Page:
The Return to Protectionism
NBER Working Paper No. 25638
After decades of supporting free trade, in 2018 the U.S. raised import tariffs and major trade partners retaliated. We analyze the short-run impact of this return to protectionism on the U.S. economy. Import and retaliatory tariffs caused large declines in imports and exports. Prices of imports targeted by tariffs did not fall, implying complete pass-through of tariffs to duty-inclusive prices. The resulting losses to U.S. consumers and firms who buy imports was $51 billion, or 0.27% of GDP. We embed the estimated trade elasticities in a general-equilibrium model of the U.S. economy. After accounting for tariff revenue and gains to domestic producers, the aggregate real income loss was $7.2 billion, or 0.04% of GDP. Import tariffs favored sectors concentrated in politically competitive counties, and the model implies that tradeable-sector workers in heavily Republican counties were the most negatively affected due to the retaliatory tariffs.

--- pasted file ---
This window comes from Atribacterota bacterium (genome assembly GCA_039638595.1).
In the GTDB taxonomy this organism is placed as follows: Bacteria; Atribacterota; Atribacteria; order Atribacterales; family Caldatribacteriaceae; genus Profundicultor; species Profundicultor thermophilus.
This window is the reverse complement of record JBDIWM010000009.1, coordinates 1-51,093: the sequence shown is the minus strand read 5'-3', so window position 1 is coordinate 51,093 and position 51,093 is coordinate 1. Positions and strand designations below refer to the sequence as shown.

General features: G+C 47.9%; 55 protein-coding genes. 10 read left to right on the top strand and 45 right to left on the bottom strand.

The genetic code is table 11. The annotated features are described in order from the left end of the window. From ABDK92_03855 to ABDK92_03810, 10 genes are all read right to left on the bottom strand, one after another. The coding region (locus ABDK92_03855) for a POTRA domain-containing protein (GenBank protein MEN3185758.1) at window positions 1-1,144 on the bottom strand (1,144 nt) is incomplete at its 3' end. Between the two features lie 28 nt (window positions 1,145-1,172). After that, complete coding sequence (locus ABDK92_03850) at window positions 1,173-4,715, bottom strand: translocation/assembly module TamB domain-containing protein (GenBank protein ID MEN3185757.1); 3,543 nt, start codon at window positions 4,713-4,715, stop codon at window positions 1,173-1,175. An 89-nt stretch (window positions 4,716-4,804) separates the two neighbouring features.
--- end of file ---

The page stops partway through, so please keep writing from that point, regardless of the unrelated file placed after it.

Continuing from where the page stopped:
Document Object Identifier (DOI): 10.3386/w25638
Published: Pablo D Fajgelbaum & Pinelopi K Goldberg & Patrick J Kennedy & Amit K Khandelwal, 2020. "The Return to Protectionism*," The Quarterly Journal of Economics, vol 135(1), pages 1-55.